2019 AAPG Annual Convention and Exhibition:

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The Next Generation Planetary Exploration Geophysical System


NASA tested PEGS, Planetary Exploration Geophysical Systems, over three years from 2004-2006, at Meteor Crater and during the summer season in the McMurdo Dry Valleys of Antarctica. The concept behind these tests was the field evaluation of state of the art wireless active seismic exploration systems. Consideration of mass, volume, power, and operational independence were key considerations. Lessons learned from previous active seismic experiments conducted during the Apollo missions were integrated into the evaluation. These Apollo experiments relied on refraction analysis to model the near surface. Subsequently, reflection analysis was applied after the data was archived into an industry standard format. The analysis provided a highly accurate model of the acoustic layers and propagation velocities at the Apollo sites. Likewise, the same analysis was applied to the PEGS data with similar success.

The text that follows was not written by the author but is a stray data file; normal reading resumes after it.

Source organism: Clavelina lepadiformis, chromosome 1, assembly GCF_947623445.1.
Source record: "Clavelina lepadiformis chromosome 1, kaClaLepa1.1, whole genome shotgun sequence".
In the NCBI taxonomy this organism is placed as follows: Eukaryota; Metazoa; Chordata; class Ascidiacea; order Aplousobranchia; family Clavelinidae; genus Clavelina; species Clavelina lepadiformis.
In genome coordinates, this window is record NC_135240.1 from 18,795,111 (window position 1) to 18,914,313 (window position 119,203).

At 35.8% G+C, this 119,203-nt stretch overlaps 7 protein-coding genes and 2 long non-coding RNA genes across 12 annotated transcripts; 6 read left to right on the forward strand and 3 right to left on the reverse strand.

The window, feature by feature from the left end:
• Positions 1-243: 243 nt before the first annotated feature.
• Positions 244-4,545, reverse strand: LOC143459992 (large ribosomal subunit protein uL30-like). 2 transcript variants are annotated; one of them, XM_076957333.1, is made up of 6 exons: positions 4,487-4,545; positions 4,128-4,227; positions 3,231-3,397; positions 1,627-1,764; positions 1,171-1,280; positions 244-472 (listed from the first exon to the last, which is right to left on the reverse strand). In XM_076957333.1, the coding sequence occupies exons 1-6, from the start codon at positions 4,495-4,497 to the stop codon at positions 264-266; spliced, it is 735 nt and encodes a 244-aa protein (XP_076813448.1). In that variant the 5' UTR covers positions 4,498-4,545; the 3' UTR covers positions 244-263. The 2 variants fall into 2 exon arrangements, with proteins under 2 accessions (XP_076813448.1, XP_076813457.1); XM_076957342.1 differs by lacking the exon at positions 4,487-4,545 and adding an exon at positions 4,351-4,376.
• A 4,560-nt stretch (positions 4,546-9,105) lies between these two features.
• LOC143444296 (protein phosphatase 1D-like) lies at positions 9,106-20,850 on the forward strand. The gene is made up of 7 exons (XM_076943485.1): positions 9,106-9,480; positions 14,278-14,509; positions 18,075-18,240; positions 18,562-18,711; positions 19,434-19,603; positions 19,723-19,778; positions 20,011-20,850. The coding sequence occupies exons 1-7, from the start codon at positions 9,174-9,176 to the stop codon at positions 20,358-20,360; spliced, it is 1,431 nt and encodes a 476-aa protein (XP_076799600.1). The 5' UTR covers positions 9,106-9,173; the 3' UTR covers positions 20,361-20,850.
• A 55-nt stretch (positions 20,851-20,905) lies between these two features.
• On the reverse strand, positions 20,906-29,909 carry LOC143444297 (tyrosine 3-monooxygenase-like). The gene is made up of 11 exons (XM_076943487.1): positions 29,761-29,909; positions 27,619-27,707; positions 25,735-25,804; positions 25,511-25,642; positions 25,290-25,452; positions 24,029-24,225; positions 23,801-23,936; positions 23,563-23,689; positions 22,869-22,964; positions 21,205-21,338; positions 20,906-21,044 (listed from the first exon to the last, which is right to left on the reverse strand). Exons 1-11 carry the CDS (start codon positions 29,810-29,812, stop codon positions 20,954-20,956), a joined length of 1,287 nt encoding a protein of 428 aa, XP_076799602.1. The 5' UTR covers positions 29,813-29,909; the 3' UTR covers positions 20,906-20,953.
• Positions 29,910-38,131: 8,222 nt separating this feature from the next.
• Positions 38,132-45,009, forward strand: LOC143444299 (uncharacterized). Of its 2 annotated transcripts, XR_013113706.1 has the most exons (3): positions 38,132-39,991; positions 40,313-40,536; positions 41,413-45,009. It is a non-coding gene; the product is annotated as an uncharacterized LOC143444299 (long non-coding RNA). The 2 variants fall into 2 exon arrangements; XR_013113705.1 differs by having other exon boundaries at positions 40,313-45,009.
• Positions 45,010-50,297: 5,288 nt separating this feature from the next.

Since these field tests were conducted, numerous technology innovations have driven the availability of off the shelf wireless systems. In particular, fully autonomous nodal systems offer the opportunity for acquisition in remote terrain over long periods. These systems rely on less mass (<200 g per node), less volume (less than 14 cm in height and 4.5 cm in diameter), longer operational duration (24 hours over 30 days), and the integration into a GNSS offers unprecedented timing and spatial accuracy.

We discuss the operational possibilities for extending the active seismic exploration of the Moon and Mars. In particular, we discuss plans to develop and operate the next generation wireless nodal system, PEGS, integrated with a lunar or Martian equivalent GNSS, and deployed via autonomous drone or robotic system, all controlled by a geoscientist astronaut from a remote base. We will show that an active seismic experiment is practical and essential for any future lunar and planetary missions. The data from these missions hold the greatest potential for understanding the subsurface.